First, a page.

The only other thing that I remember was I went to one of the [VIPs]…. I remember the burden of having to go to a meeting rather than what the content was about. You know, you’ve gotta feel bad for the parents. You gotta feel bad for the situation and things like that…. It’s a legitimate gripe and you sit back and you reflect, “What if it was me that would’ve caused that?” But as far as a lasting effect, since I wasn’t actually touched by it, I don’t think I’ve ever really identified with it.

In other words, the experience lacked a personalized impact, and the participants could therefore more easily discount it over time. Many participants also opined that they “drive fine” after drinking. Therefore, they did not consider the possibility that they might be involved in a serious DWI crash.

Findings from the literature on VIPs, too, are mixed (Shinar & Compton, 1995; Fors & Rojek, 1999; C’de Baca, Lapham, Liang, & Skipper, 2001). Although some studies demonstrate positive effects of decreased recidivism, others, including the only randomized trial to date, suggest that VIPs do not decrease recidivism and could be harmful (Woodall, Delaney, Rogers, & Wheeler, 2000).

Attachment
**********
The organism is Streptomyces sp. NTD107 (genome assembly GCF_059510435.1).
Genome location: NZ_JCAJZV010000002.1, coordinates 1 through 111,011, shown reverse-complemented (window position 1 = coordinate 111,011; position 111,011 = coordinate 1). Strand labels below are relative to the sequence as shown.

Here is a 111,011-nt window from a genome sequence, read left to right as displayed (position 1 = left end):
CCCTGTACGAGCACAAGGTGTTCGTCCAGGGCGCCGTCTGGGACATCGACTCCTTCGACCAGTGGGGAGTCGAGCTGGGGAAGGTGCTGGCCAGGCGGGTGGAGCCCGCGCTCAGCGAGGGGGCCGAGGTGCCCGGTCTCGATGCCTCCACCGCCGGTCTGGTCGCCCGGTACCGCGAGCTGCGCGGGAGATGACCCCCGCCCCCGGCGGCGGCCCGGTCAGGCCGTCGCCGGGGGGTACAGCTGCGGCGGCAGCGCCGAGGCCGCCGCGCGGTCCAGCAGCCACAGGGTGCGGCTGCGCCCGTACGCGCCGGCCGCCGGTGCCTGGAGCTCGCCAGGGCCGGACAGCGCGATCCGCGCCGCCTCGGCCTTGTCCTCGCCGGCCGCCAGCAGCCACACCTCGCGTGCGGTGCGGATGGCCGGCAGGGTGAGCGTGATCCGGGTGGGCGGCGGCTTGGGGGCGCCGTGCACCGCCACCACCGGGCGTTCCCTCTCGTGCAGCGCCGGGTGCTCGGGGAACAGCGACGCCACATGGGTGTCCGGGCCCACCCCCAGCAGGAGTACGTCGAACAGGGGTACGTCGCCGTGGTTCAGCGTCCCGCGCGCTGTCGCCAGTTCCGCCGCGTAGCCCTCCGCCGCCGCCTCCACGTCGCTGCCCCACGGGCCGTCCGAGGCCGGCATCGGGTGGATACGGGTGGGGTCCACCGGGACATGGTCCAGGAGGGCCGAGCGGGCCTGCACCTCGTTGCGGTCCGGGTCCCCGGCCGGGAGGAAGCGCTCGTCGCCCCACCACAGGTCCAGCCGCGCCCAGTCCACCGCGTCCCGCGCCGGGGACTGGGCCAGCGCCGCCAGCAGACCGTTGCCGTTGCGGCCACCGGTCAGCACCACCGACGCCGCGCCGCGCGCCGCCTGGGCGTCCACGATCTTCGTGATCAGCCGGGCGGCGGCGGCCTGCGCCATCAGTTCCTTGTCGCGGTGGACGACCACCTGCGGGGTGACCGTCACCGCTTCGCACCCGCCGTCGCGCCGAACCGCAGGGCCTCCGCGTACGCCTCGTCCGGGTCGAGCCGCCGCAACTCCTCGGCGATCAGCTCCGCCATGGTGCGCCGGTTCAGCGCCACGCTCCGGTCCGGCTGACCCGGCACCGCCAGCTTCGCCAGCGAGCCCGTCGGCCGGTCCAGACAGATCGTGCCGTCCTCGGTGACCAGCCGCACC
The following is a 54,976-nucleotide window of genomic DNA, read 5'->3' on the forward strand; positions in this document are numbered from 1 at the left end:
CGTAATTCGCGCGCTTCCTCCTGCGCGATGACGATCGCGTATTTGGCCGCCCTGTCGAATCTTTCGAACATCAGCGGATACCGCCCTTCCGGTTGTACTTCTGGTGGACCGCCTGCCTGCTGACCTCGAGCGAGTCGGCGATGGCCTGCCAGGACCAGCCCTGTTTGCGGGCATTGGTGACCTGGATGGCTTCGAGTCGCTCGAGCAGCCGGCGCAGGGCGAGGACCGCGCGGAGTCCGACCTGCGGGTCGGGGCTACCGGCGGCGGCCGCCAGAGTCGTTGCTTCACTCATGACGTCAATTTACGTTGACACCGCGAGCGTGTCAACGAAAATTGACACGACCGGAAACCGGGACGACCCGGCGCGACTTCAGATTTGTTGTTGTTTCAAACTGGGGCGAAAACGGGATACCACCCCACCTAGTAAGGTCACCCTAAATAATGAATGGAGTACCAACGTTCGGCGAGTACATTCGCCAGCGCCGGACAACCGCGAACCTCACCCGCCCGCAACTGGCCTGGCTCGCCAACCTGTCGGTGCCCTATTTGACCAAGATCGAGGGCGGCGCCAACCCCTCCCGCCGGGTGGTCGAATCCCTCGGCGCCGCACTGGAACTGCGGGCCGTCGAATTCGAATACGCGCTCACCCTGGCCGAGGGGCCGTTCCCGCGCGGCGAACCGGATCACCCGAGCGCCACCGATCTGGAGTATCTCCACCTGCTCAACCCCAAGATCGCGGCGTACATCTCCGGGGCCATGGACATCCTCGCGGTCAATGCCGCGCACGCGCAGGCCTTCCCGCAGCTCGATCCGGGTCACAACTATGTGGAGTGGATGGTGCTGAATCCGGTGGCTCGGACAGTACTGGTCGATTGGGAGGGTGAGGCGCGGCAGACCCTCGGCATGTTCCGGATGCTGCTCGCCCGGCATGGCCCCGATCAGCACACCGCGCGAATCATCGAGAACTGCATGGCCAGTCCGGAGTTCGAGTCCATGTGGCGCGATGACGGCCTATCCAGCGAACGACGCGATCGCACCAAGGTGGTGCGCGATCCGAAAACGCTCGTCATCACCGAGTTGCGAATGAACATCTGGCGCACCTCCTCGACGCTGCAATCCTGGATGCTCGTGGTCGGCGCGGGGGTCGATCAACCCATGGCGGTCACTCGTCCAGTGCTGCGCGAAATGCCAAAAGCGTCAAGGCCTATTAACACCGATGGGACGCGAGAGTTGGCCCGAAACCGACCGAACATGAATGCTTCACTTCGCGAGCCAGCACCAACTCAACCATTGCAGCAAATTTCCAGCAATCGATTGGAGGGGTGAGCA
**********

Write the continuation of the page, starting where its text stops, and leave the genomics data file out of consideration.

We heard varying descriptions of the DWI offenders’ experiences of the consequences of their DOL arrests and convictions. Those offenders with no recent DOL reported more often that they spent time in jail, had more negative reactions to the events surrounding the DWI arrest, and both reported and complained more about consequences, compared with recent offenders. Those who felt shamed, expressed self-disappointment, or set themselves apart from others in the DWI offender population were less likely to be recent offenders. This could indicate that these individuals perceived their DOL behavior as being outside of normal societal behavior, and that their desire to move back within these bounds caused them to rethink that behavior. Spending several hours, or “the night,” in jail was a deterrent for many study participants, and it reduced their propensity to repeat DOL behavior. This reaction is consistent with deterrence theory.